Funes said he would raise the issue of security with Obama in regional terms. “Security cannot be seen as exclusively an issue in El Salvador, or Guatemala or Nicaragua,” he said recently. “Central American countries all suffer from the same problem.”

Obama conceded Monday that the United States also bears a burden when it comes to gun trafficking.

“Every gun or gunrunner that we take off the streets is one less threat to the families and communities of the Americas,” he said.

But Obama, in calling for a new discussion on guns, recently declined to endorse the very gun control measures he had supported in the past.

Copyright © 2011 The Associated Press

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2 Responses to Obama’s road show shifts to issues closer to home

  1. NightWisp

    March 22, 2011 at 5:46 pm

    NewsFlash to Obama. American citizens do not WANT the immigration laws overhauled.

    We want them ENFORCED.

    We want the illegals out of here, wherever they come from. If they want to come, we want them by the FRONT door, by legal entrance and we want to know who they are. There are 30/40 million of them that we do not know who they are.

    As to Muslims who come here for asylum and then are worse than terrorists by not assimilating into our culture and running by their own laws, send them back home to practice it. We do NOT want them either. We do NOT want their Sharia laws. Why did they come here.? They knew what was here when they got here? They can change.. and not us. It is our home and our rules. We did not take them in to keep from being killed, to kill us and destroy our lives. If the Somali asylum seekers don’t like America as it is, go home and take care of the pirates. Maybe they will take heed to your BS.

    Enough is enough. They either become part of our Culture or they can leave.
    They are turning our country into a third world cesspool.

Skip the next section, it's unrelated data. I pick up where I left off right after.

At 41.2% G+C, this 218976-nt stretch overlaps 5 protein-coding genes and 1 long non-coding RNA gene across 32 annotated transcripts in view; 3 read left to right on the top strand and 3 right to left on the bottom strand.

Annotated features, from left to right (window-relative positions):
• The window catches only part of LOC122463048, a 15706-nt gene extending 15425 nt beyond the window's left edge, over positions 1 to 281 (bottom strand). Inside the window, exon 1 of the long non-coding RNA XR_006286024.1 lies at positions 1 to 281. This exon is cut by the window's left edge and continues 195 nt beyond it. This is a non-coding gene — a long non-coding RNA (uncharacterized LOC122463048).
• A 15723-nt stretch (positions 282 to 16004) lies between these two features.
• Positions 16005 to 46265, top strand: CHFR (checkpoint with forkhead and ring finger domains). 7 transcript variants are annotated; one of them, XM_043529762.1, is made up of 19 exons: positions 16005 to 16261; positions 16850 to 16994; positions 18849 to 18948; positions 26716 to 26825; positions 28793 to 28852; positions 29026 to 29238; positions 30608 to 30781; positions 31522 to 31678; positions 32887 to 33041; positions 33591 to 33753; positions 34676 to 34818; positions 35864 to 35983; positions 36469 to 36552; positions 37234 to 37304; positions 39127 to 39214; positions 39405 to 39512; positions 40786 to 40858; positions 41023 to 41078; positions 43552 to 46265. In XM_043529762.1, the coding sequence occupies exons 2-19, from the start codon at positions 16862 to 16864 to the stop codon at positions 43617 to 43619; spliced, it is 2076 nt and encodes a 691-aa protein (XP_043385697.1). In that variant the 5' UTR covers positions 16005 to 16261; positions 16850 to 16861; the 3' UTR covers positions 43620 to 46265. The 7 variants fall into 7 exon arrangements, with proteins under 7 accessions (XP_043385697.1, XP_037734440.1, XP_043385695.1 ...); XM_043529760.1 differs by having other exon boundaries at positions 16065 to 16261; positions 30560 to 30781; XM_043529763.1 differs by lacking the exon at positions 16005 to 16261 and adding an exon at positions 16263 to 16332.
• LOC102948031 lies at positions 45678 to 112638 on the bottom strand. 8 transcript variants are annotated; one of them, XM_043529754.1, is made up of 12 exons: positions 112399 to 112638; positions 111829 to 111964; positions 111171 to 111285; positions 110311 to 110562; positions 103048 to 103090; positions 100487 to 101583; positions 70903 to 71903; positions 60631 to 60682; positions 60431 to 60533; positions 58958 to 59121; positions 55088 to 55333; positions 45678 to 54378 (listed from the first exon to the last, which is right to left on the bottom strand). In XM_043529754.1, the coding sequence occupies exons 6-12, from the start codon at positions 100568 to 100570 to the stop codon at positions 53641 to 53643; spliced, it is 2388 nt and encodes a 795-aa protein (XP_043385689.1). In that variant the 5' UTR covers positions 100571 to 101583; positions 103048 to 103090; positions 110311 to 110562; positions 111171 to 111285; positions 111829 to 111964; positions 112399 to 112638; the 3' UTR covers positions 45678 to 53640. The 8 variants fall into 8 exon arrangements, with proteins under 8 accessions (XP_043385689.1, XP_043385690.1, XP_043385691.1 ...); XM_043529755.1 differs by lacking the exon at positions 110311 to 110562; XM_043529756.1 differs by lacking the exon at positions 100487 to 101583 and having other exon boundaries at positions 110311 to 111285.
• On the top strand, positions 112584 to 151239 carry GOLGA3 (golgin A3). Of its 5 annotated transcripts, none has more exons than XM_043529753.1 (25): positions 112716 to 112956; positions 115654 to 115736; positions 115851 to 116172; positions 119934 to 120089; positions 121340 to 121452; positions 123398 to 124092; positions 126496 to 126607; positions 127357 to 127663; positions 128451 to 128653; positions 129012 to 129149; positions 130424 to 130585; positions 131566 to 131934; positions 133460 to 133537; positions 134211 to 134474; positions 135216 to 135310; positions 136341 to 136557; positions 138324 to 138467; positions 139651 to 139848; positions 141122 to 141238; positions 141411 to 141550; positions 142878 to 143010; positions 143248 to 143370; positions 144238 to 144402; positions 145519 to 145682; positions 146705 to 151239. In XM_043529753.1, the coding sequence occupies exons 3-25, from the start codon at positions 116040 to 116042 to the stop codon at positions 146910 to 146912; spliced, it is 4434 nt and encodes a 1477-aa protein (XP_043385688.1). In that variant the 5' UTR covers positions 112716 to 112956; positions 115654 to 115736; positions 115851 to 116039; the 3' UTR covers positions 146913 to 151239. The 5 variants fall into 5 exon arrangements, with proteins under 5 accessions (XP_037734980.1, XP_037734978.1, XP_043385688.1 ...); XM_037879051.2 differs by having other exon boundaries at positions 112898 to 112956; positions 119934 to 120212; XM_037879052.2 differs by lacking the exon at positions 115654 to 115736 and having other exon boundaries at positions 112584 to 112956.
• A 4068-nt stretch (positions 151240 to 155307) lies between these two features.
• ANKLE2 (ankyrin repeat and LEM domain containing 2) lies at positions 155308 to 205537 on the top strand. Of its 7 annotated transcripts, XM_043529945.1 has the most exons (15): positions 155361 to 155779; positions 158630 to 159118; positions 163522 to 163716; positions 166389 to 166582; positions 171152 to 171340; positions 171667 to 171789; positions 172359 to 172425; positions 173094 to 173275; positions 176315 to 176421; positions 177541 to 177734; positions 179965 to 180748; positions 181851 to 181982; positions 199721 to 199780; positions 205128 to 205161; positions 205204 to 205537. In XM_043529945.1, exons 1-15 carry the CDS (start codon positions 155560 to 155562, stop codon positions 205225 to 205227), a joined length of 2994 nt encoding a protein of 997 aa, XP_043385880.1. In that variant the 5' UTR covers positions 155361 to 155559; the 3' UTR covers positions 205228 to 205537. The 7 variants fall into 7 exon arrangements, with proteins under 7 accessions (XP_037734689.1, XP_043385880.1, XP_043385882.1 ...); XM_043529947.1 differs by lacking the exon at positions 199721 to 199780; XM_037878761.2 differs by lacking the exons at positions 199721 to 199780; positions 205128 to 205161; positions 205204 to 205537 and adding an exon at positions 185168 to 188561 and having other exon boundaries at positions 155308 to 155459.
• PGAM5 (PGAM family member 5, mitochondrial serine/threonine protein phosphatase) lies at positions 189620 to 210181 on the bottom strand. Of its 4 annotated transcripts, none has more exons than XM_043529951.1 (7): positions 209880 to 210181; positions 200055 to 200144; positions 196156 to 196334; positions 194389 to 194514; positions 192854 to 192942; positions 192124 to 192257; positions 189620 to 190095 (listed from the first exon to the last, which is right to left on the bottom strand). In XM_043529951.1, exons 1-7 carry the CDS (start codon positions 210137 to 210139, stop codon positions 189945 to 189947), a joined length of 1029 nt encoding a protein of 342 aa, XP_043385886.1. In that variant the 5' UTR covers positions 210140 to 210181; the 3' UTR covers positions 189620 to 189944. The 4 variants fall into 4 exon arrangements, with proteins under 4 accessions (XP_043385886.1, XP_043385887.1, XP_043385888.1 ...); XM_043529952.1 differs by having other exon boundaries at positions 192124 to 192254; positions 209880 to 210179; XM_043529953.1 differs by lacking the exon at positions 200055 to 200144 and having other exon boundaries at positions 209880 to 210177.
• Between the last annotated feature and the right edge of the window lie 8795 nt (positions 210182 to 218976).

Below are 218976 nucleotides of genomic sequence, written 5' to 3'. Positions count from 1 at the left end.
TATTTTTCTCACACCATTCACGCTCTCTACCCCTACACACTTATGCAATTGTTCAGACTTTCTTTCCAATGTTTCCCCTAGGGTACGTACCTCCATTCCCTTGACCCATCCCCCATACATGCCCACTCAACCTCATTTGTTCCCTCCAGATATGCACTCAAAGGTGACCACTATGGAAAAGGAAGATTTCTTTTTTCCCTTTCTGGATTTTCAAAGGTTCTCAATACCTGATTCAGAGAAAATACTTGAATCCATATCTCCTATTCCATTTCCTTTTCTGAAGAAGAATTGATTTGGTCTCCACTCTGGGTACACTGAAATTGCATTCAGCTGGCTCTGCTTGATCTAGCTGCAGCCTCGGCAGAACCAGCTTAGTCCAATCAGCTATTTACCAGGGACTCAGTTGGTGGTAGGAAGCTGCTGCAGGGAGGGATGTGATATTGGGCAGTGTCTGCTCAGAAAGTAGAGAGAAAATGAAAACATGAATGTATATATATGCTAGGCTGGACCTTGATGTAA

Reminds me of an old story about a man who found a snake frozen in the snow. The man picked it up and put it in his pocket to warm it. As he got home and was taking it out of his pocket, the snake bit him.

    He said to the snake.” I picked you up, saved your life and now you bite be. Why?”

    The snake answered. “Ah. But you forgot. I am a snake.”

    Many asylum seekers and illegals are SNAKES. And they will bite.

  2. Carl Nemo

    March 22, 2011 at 6:27 pm

    “Obama can offer little to fix El Salvador’s devastating crime and fragile economy.” …extract from article

    Offers little, can’t fix a fragile economy…? At first I was confused thinking he was referring to the U.S. In either case “Mr. Change we can believe” is a major disappointment to say the least, regardless of what nation he visits to punch their t.s. cards. Don’t feel slighted El Salvador.

    I’d like to know what this whirlwind trip throughout southern regions is costing the taxpayer? Seemingly it was timed with the sneak attack on Libya to provide a media buffer from immediate serious questions on the home front concerning this blitzkrieg push into North Africa.

    Maybe he and the missus should find asylum in South America along with the Bushistas in Paraguay. / : |

    Carl Nemo **==